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Dance - Introduction PDF Print E-mail


Dance is an integral aspect of a balanced physical education programme. It is unique in that its primary concern is with the expressive quality of movement and with the enjoyment and appreciation of aesthetic and artistic movement qualities.

Throughout our history dance has served many different purposes all of which are evident today. Dance is perceived as a :

  • physical activity
  • popular entertainment
  • form of religious worship
  • profession
  • an art form
  • social and recreational outlet.

There are many styles of dance, - ballet, tap, jazz, folk, contemporary, ballroom, etc.

The idea that dance is an activity suited to girls and inappropriate for boys should be challenged. Strategies are needed to combat prejudice which is visible and pervasive. Positive attitudes to dance should be demonstrated by male members of staff, particularly male Physical Education staff. Content should be designed to challenge boys and girls. Lessons should be planned to ensure that all students have opportunities to achieve. Teachers need to consider whether dance should be taught to boys and girls in mixed or single sex classes.

Dance has a particular contribution to make to students with special educational needs. It provides an alternative language and a route for learning about themselves, others and the world about them.

The suitability and modification of activities within dance education should be considered carefully to ensure that effective learning takes place.


Why Dance?

The dance syllabus makes a distinctive contribution to the education of all students in that it provides the potential to integrate physical, emotional and intellectual development. It enables the students to express themselves and to communicate with others in a social and cultural context. Through dance students learn how to:

  • use their bodies skilfully and creatively
  • develop their creativity and imagination
  • use expressive movement as a means of communication
  • encourage an awareness of others and sensitivity towards them
  • analyse form and quality in movement
  • derive aesthetic understanding through the creation of dance and the appreciation of dance works
  • extend their musical education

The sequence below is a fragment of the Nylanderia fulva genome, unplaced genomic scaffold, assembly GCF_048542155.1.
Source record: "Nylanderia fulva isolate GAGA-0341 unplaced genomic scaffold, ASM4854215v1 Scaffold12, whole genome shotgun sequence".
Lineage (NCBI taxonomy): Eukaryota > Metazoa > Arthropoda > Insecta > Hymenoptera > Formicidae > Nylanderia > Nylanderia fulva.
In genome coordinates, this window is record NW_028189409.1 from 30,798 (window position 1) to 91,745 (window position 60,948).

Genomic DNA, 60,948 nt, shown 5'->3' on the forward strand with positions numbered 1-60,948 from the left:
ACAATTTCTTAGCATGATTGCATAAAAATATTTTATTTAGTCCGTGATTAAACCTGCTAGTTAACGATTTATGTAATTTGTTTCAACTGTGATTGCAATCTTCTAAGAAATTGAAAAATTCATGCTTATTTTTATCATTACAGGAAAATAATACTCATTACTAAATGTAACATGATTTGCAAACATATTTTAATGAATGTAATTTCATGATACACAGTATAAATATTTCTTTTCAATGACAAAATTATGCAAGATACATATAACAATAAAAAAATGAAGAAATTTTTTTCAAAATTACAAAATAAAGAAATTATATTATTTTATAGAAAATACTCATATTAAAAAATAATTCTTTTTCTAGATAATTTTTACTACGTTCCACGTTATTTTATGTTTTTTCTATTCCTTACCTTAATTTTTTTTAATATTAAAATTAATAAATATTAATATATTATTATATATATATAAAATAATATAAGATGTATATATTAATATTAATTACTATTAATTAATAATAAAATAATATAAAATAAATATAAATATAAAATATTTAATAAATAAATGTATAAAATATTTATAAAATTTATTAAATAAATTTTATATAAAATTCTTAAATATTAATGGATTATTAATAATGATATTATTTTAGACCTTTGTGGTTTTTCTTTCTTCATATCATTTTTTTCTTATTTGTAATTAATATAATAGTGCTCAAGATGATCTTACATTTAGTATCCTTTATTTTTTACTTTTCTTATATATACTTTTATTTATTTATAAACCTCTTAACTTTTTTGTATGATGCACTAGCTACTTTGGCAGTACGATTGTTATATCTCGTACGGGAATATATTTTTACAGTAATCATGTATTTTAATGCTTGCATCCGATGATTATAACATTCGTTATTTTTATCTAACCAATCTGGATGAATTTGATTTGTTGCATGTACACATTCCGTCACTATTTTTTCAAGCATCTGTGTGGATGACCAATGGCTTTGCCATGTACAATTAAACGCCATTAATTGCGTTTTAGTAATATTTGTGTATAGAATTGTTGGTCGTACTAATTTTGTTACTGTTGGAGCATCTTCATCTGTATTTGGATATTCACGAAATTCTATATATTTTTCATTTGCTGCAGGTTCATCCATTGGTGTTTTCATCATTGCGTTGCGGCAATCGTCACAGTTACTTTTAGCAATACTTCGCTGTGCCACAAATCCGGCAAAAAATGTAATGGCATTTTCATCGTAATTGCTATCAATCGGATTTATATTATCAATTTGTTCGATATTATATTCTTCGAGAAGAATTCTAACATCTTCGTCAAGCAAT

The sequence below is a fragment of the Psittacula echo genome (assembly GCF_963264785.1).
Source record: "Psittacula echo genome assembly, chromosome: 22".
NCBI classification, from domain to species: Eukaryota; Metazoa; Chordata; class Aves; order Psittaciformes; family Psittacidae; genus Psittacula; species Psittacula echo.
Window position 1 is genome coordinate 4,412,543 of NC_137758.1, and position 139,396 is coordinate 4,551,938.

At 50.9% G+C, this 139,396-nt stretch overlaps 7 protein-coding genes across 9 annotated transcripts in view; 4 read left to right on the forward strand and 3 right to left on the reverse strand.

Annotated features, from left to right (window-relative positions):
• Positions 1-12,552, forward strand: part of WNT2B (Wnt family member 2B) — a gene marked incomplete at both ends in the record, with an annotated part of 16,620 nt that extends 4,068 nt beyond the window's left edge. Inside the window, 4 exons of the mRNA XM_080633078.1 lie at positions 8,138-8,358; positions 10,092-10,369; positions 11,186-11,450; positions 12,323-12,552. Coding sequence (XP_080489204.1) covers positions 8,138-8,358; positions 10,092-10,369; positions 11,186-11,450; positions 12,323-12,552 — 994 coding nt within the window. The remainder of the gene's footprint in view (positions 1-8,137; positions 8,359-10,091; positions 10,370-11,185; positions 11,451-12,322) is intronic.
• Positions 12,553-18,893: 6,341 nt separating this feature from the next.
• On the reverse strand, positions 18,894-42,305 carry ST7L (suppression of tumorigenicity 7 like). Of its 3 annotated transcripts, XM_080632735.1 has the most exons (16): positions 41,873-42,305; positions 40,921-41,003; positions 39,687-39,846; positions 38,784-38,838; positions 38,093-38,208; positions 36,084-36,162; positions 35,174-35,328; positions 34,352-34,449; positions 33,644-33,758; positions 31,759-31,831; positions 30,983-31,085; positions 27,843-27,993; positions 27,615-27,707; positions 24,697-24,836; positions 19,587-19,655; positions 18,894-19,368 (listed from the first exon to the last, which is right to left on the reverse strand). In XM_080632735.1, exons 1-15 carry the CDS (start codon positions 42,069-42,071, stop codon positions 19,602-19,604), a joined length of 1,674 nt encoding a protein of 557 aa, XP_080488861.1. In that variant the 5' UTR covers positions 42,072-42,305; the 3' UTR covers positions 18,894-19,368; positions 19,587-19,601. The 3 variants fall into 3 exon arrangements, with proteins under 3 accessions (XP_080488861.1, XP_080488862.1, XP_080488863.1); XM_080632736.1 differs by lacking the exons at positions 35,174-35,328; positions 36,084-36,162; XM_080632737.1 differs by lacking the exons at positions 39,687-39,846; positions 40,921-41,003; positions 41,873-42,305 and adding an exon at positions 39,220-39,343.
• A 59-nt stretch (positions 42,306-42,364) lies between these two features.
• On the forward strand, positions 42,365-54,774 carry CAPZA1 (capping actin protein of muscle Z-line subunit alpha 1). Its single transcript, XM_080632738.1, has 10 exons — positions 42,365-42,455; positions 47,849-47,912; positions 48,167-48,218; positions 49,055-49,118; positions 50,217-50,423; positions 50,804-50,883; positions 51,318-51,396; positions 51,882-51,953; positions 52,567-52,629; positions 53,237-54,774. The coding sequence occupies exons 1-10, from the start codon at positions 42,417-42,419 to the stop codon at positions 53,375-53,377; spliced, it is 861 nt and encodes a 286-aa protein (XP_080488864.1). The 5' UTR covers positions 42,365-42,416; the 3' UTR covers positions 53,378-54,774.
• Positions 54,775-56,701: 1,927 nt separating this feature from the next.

• stimulate and heighten work in other areas of the curriculum.

Dance can inform and illuminate other areas of the curriculum such as Music, Drama, Visual Art, Film, Literature and can interact with natural and built environments. Cross-curricular links can be made with subjects such as Geography, Mathematics, S. P. H. E. (Social, Personal and Health Education), Information Technology (I. T.), English and other languages.


Overall Aims & Objectives


To provide a context for aesthetic and artistic experience and the opportunity to develop personally and physically through participation in dance in an enjoyable environment.


  • To develop skillful, creative mastery of the body in a dance context.
  • To enhance knowledge and understanding of dance as an aesthetic and artistic experience.
  • To enrich personal and social development while interacting with others in a variety of structured contexts.



As with any physical education lesson a dance class has three main sections




The dance lesson will:

  • emphasise good body placement and alignment at all times
  • begin with simple large muscle group movements and gradually build to more complex work
  • always have a definite beginning and ending position
  • be exact on directions, cues, counts and tempo
  • work both sides of body equally, avoid beginning on the same side each time
  • include repetition which is important for the development of movement memory
  • emphasise continuous movement, not a series of static poses.

The lesson introduction

Before the lesson begins, the students may be told:

  • what they are going to do
  • why they are going to do it
  • how this builds on what they've done before.

The Warm Up

Every lesson must start with a warm up which consists of (i) physiological and (ii) psychological elements. The choice of specific activities for the warm up should be made bearing in mind the dance content which is to follow, the physical condition and age of the group and the working space.

Physiological elements

  • Activities which raise the body temperature/pulse.
  • Activities which mobilise the joints.
  • Activities which gently stretch the muscles.

Psychological elements

  • Provide the teacher with the opportunity to access the general mood of the group and to get the group in the mood for dance.
  • Help the group to become comfortable with the space and to use it wisely.

Main theme/activity and development

The teacher chooses movement tasks which relate to the main theme of each lesson e.g. in unit 1. (Creative Dance), the movement aim is concerned with the Basic Body Actions and the movement tasks include skipping, balance, stretch and sink whilst in unit 1 (Folk Dance), the concern is with rhythmic structures and the movement tasks are focused on the basic gallop step.

The Cool Down

After strenuous activity the muscles and cardiovascular system need to return to normal. Students should continue a slow activity until their breathing and heart rate are normal. During this time, students and teachers can reflect on the lesson of the day and on what has been learned



The structure of the Dance lesson

The educational significance of dance on the curriculum is determined by its potential to involve the student in:



movement in aesthetic and artistic contexts.


If a stimulus is to be used, it should be considered as a starting point to encourage a dialogue between teacher and students. Careful selection is necessary to ensure that the stimulus heightens movement awareness, does not become restrictive and does not dominate the dance class.